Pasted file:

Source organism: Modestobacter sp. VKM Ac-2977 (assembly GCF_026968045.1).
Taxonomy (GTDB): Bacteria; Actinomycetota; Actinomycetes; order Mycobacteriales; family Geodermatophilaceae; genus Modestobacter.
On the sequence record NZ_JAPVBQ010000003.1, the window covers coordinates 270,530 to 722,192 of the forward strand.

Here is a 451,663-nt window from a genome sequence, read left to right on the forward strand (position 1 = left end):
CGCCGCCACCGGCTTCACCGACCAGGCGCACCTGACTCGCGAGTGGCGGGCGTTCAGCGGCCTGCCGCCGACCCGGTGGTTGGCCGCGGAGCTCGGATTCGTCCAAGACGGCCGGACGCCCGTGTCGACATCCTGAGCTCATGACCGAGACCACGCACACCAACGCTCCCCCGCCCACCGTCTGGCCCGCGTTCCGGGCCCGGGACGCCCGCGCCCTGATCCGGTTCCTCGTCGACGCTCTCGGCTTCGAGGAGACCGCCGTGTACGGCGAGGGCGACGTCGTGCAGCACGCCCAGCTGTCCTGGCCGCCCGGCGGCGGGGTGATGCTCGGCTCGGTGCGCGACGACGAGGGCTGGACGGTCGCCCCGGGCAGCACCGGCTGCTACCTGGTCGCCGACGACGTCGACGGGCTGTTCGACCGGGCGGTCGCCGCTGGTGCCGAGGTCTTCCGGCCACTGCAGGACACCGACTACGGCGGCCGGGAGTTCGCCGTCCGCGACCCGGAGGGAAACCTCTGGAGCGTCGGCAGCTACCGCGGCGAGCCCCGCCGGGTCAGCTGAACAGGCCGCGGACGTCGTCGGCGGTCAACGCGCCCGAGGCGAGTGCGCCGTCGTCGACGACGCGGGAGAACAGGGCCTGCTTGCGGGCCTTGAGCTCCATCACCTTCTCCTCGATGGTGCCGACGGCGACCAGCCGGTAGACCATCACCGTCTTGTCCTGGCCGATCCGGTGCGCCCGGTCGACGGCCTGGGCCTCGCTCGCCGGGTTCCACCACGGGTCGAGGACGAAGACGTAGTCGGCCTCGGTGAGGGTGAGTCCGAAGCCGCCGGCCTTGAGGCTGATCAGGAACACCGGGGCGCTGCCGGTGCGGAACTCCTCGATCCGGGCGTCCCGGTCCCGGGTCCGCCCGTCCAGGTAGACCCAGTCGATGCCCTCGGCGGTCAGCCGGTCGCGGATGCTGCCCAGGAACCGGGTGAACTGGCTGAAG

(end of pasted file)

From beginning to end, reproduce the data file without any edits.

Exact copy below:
Source organism: Modestobacter sp. VKM Ac-2977 (assembly GCF_026968045.1).
Taxonomy (GTDB): Bacteria; Actinomycetota; Actinomycetes; order Mycobacteriales; family Geodermatophilaceae; genus Modestobacter.
On the sequence record NZ_JAPVBQ010000003.1, the window covers coordinates 270,530 to 722,192 of the forward strand.

Here is a 451,663-nt window from a genome sequence, read left to right on the forward strand (position 1 = left end):
CGCCGCCACCGGCTTCACCGACCAGGCGCACCTGACTCGCGAGTGGCGGGCGTTCAGCGGCCTGCCGCCGACCCGGTGGTTGGCCGCGGAGCTCGGATTCGTCCAAGACGGCCGGACGCCCGTGTCGACATCCTGAGCTCATGACCGAGACCACGCACACCAACGCTCCCCCGCCCACCGTCTGGCCCGCGTTCCGGGCCCGGGACGCCCGCGCCCTGATCCGGTTCCTCGTCGACGCTCTCGGCTTCGAGGAGACCGCCGTGTACGGCGAGGGCGACGTCGTGCAGCACGCCCAGCTGTCCTGGCCGCCCGGCGGCGGGGTGATGCTCGGCTCGGTGCGCGACGACGAGGGCTGGACGGTCGCCCCGGGCAGCACCGGCTGCTACCTGGTCGCCGACGACGTCGACGGGCTGTTCGACCGGGCGGTCGCCGCTGGTGCCGAGGTCTTCCGGCCACTGCAGGACACCGACTACGGCGGCCGGGAGTTCGCCGTCCGCGACCCGGAGGGAAACCTCTGGAGCGTCGGCAGCTACCGCGGCGAGCCCCGCCGGGTCAGCTGAACAGGCCGCGGACGTCGTCGGCGGTCAACGCGCCCGAGGCGAGTGCGCCGTCGTCGACGACGCGGGAGAACAGGGCCTGCTTGCGGGCCTTGAGCTCCATCACCTTCTCCTCGATGGTGCCGACGGCGACCAGCCGGTAGACCATCACCGTCTTGTCCTGGCCGATCCGGTGCGCCCGGTCGACGGCCTGGGCCTCGCTCGCCGGGTTCCACCACGGGTCGAGGACGAAGACGTAGTCGGCCTCGGTGAGGGTGAGTCCGAAGCCGCCGGCCTTGAGGCTGATCAGGAACACCGGGGCGCTGCCGGTGCGGAACTCCTCGATCCGGGCGTCCCGGTCCCGGGTCCGCCCGTCCAGGTAGACCCAGTCGATGCCCTCGGCGGTCAGCCGGTCGCGGATGCTGCCCAGGAACCGGGTGAACTGGCTGAAG